The Tektronix 7104 is the fastest analog oscilloscope ever produced. Originally designed in the 1970s for the US Atomic Energy Commission, it has a 1-GHz bandwidth and a special CRT that can display single-shot high-speed events in normal room light. I've been looking to buy a Tek 7104 for several years, but I haven't seen any for sale in New England (other than some ridiculous prices and/or shipping on eBay). Then, finally, last fall, something happened and my luck changed.
It started at the MIT SwapFest in September. I hadn't seen a 7104 at the MIT SwapFest in at least three years. Most months, you'll see a 7603 or a 7704 with the occasional 7904. But in September, I finally found a 7104, and I bought it for $175 from a mechanical engineer who didn't appreciate what he had. He knew it was a 1-GHz scope (much more than he needed), but he didn't appreciate it as the precious gem it truly is. The plug-ins were an odd assortment, including one 7a19, one 7a29p, and two 7b70.
Then, not four days later, I was at the surplus store up in New Hampshire, and in front of the store, sitting outside, they had a 7104 (with one plug-in, a 7a29 and no timebases) on sale for $100. Inside the store I picked up a 7b10 and a couple of 7b15 for $20 each.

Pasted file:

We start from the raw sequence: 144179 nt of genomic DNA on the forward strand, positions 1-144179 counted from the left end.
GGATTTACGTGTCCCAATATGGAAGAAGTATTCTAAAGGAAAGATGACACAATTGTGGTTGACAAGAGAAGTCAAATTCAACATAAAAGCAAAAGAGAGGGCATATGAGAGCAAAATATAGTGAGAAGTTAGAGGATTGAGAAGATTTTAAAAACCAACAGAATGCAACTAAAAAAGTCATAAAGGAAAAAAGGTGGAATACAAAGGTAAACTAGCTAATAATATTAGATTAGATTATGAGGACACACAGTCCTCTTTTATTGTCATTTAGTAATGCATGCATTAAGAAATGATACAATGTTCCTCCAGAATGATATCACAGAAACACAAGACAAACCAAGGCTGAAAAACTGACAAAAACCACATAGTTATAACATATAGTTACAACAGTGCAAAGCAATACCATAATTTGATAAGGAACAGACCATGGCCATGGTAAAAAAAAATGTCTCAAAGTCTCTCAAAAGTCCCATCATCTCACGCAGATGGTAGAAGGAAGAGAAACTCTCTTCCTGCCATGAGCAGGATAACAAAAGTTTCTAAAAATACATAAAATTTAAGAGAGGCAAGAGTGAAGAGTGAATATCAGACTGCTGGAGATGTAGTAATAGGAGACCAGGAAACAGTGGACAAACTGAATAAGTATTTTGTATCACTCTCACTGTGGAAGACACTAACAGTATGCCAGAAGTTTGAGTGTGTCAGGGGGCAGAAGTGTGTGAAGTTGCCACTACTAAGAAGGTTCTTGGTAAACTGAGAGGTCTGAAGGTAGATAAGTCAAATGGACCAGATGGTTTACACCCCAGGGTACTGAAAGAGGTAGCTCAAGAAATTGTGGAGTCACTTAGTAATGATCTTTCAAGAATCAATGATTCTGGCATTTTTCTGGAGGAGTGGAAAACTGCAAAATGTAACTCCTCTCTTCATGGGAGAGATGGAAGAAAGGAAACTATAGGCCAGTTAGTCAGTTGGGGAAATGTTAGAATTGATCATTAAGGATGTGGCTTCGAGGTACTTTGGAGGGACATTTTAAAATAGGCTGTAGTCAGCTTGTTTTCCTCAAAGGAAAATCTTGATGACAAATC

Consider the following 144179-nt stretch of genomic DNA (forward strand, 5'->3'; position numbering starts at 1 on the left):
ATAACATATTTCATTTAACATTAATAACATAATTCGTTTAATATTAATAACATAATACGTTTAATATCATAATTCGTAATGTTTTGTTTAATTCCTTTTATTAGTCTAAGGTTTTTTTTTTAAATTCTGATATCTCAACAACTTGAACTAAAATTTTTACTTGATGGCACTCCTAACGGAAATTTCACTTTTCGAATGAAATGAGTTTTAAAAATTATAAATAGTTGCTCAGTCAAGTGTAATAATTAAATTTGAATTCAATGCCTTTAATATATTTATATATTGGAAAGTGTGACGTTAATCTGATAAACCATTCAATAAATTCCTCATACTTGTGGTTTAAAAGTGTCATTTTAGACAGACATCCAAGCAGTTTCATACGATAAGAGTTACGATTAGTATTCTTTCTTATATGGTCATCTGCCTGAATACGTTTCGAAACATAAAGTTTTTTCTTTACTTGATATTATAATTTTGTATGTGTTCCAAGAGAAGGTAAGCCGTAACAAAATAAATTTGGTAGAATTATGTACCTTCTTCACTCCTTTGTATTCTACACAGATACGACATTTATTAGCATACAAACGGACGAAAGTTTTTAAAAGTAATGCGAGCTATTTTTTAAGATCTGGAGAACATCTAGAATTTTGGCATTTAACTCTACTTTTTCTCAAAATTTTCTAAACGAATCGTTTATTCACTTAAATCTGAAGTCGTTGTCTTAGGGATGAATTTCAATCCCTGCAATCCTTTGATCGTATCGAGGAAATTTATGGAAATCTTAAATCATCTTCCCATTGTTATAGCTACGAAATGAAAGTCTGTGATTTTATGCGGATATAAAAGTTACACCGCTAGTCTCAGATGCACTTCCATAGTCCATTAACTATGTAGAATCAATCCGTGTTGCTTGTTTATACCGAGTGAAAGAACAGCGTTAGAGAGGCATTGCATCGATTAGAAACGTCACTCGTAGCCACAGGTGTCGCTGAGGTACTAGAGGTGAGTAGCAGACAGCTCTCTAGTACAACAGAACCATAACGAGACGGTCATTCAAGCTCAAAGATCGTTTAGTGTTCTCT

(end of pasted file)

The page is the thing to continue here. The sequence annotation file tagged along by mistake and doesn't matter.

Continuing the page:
Then, lightning struck a third time. I won an eBay auction for a (local) 7104 for $153 (but without any plug-ins). I drove an hour and picked it up that Friday.
I hadn't seen a (reasonably priced) 7104 for sale in the northeast in years, and then I find three excellent deals in less than a month.
However, I was petrified to turn them on. I feared that the jugs would have a bad filament or excessive burn-in. I really didn't expect a $100 7104 to be in complete working order. But I finally got up the nerve to test them. My good friend Eugene came over to my house one Sunday afternoon and brought his Tek 109 pulser. Buzz! We tested the 7a29 and 7a19 plug-ins in a 7904 and then turned our attention to the 7104s.
Throwing caution to the wind, we plugged in the scopes, and (after turning down all the intensity knobs and while holding our breaths) we powered them up. After a fair bit of fiddling, the traces appeared, and the working bandwidths of the systems were confirmed.
So, even better, they all work. The three pictures you see here were taken on three different mainframes (but with the same 7a29 and 7b15). Life is good.